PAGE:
CLEAN-BURNING hydrogen has been hyped as a potential solution to a swath of climate-related energy problems, from fuelling trucks and powering industry to generating electricity – all while emitting only puffs of harmless vapour.
The fuel is getting backing from an array of influential stakeholders, including fossil fuel firms which hope to avoid future stranded oil and gas assets by switching to the production, distribution and storage of hydrogen instead.
But for such a bright future to become reality, there needs to be a rapid and widespread surge in hydrogen demand that will justify a concurrent jump up in hydrogen production – ideally from renewable energy sources so that the fuel’s only climate footprint is water.
Very little green hydrogen, or hydrogen produced from green energy sources, exists today, as most current hydrogen is made using natural gas, and known as blue hydrogen.
But several firms have committed to scaling up green hydrogen output over the coming decade, using solar or wind energy to power electrolysers that will split water into its constituent parts, hydrogen and oxygen.
The prevailing hope is that the ongoing acceleration in renewable energy development will trigger a surge in renewable energy supplies and a sharp drop in the cost of power produced from green sources.
In turn, that should drive the cost of renewable-powered electrolysis below that of other forms of hydrogen production, and allow for a rapid global surge in green hydrogen output.
While industry analysts can see a viable path to greater hydrogen supply, it is less clear how the demand side pans out.
Hydrogen can theoretically be used for a variety of purposes, but it is difficult to assess the most likely major applications decades from now, even if we can assume steadily declining prices.
Further complicating the picture is that many firms which are considered as viable potential users of green hydrogen currently use very little or none of it, and will need several years and hefty budgets to retool power systems to run effectively off hydrogen.
Currently, more than 90% of the world’s hydrogen is used for just three industrial applications: to lower sulphur content in diesel by refiners, to produce methanol used by fuel blenders, and to make ammonia for fertilisers and chemicals.However, risk assurance firm DNV has taken a stab at laying out where growth is likely by geography and industry through 2050, and highlighted 15 likely usage cases come mid-century.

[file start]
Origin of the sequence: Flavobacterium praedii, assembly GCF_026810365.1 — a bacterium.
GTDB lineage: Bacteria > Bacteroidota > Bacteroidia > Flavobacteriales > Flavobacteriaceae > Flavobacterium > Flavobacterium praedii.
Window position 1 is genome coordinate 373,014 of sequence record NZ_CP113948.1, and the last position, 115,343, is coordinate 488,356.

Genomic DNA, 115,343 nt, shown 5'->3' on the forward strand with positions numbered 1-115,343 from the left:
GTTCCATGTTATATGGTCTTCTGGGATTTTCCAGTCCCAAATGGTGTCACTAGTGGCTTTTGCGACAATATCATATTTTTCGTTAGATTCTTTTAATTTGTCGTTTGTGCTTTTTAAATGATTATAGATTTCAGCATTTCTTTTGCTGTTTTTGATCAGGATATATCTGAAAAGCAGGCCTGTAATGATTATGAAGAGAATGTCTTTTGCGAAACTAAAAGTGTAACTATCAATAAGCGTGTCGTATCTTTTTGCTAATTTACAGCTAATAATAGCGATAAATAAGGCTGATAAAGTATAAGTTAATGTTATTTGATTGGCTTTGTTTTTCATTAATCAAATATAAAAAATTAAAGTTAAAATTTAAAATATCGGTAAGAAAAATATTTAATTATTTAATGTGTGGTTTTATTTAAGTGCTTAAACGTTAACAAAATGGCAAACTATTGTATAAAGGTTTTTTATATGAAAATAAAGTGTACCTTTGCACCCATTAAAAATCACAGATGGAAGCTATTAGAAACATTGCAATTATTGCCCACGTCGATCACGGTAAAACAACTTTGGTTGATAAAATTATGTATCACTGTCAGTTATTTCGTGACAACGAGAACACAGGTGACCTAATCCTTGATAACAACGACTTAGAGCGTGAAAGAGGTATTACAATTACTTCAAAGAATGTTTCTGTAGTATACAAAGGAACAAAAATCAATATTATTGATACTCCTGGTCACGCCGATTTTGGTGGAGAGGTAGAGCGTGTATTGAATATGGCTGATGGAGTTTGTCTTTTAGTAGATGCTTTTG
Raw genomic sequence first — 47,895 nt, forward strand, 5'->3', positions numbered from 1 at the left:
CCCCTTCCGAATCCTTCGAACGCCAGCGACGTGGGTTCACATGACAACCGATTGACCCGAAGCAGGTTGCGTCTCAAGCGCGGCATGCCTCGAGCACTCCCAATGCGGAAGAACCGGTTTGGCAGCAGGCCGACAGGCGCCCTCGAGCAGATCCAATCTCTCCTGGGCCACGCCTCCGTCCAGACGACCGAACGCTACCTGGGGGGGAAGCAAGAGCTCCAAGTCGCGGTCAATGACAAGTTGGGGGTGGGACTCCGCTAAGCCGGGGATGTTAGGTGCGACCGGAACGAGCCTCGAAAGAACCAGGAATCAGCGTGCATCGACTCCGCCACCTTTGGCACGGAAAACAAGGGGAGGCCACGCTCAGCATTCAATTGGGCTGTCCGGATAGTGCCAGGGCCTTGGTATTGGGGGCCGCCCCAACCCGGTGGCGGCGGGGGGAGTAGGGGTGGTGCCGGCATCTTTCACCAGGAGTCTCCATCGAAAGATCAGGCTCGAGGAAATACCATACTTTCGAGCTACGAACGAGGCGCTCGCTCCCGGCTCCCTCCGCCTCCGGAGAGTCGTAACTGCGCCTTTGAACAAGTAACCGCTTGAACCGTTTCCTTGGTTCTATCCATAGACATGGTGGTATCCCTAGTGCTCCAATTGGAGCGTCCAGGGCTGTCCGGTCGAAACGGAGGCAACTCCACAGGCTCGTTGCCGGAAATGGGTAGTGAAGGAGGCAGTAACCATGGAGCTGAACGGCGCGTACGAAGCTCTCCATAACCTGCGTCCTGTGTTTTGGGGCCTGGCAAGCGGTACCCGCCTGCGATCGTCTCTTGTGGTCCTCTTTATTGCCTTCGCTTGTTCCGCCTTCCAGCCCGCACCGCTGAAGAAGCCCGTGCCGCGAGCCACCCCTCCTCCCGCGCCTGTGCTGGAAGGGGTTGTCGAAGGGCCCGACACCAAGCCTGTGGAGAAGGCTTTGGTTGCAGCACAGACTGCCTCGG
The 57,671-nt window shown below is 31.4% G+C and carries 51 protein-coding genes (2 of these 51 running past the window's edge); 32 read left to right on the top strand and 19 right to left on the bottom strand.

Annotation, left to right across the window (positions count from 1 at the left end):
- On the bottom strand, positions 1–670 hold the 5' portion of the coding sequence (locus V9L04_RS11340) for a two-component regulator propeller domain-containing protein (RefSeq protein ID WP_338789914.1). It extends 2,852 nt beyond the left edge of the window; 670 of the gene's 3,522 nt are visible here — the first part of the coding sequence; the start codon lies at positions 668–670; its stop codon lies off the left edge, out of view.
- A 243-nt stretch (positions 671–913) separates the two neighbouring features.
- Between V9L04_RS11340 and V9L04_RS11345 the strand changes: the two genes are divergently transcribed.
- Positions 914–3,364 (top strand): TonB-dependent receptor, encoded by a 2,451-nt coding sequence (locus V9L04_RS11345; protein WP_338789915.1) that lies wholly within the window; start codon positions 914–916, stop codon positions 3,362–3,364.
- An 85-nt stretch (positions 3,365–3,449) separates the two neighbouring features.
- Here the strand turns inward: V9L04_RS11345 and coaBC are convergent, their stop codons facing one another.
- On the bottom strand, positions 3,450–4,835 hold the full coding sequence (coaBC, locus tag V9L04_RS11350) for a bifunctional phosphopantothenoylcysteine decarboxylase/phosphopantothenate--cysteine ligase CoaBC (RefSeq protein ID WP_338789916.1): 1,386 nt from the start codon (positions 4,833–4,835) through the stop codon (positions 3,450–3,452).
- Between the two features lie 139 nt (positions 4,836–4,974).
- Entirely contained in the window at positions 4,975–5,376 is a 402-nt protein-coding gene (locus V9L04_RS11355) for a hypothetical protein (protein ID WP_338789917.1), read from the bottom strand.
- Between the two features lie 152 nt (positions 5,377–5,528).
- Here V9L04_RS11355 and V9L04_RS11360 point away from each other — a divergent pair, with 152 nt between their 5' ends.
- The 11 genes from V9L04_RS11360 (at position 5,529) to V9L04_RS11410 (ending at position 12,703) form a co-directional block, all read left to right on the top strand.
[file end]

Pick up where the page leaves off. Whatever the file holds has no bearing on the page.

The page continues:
Currently accounting for less than 1% of global hydrogen consumption, the deployment of hydrogen as a direct heating source for industry will be the largest single usage case for hydrogen by 2050, DNV data shows.
Industrial heating will account for nearly 80 million tonnes of the roughly 341 million tonnes used globally in 2050, mainly in China and the Indian subcontinent, followed by Europe, the Middle East and North America.
As China and India look set to remain major global manufacturing hubs for decades, it makes sense that their industries will be big users of power fuels, and seek ways to reduce emissions.
However, a key challenge in those countries will be how to economically install the plumbing needed to connect industrial burners with hydrogen suppliers.
In Europe and the United States, extensive existing natural gas pipelines can be easily converted to hydrogen carriers, allowing businesses to switch over from gas to hydrogen once market conditions dictate.
Many industry and factories across Asia and elsewhere, however, run off their own coal boilers and lack a network of connecting pipelines that can potentially feed them hydrogen in a cheap and safe manner.
China and India plan to increase pipeline connectivity in the coming years, but given the prioritisation of developing renewable power over fossil fuels are unlikely to match the scale of pipeline connectivity in Europe where a vast majority of heavy industry and large manufacturers have direct pipelined gas.
Without pipelines, industries in Asia and elsewhere looking to use hydrogen may need to rely on more piecemeal delivery systems such as truck fleets, which will be more costly than wholesale pipeline systems and may slow the uptake of hydrogen as a primary fuel source.
Large refineries, chemical producers, smelters and fuel blending operations may have an easier time in tapping hydrogen than smaller industrial plants and factories, and look set to account for roughly half of global hydrogen use by 2050, DNV data shows.
Such businesses are more likely to receive government support for energy system overhauls than factories due to their importance to the local and international economy.
Operations like refineries and smelters also tend to be located on large and remote land parcels that can be more easily connected to pipeline systems than more numerous but more dispersed factories.
Office and residential buildings that are already connected to gas systems can also easily convert from gas to hydrogen for heating and power, and look set to account for around 6% of global use by 2050.
The aviation and rail systems are also expected to become notable users of hydrogen once prices become more attractive and industrial knowledge about handling and storage of the fuel improves.
In all, DNV data shows strong growth potential for hydrogen use across a variety of industries by 2050.
But the price of hydrogen versus alternative fuels, as well as the ability to supply the hydrogen economically to where it is needed, remain major hurdles that the industry will need to clear if the fuel is to fulfil its promise as the clean-burning solution to many of today’s dirty energy problems. — Reuters
Gavin Maguire is a columnist for Reuters. The views expressed here are the writer’s own.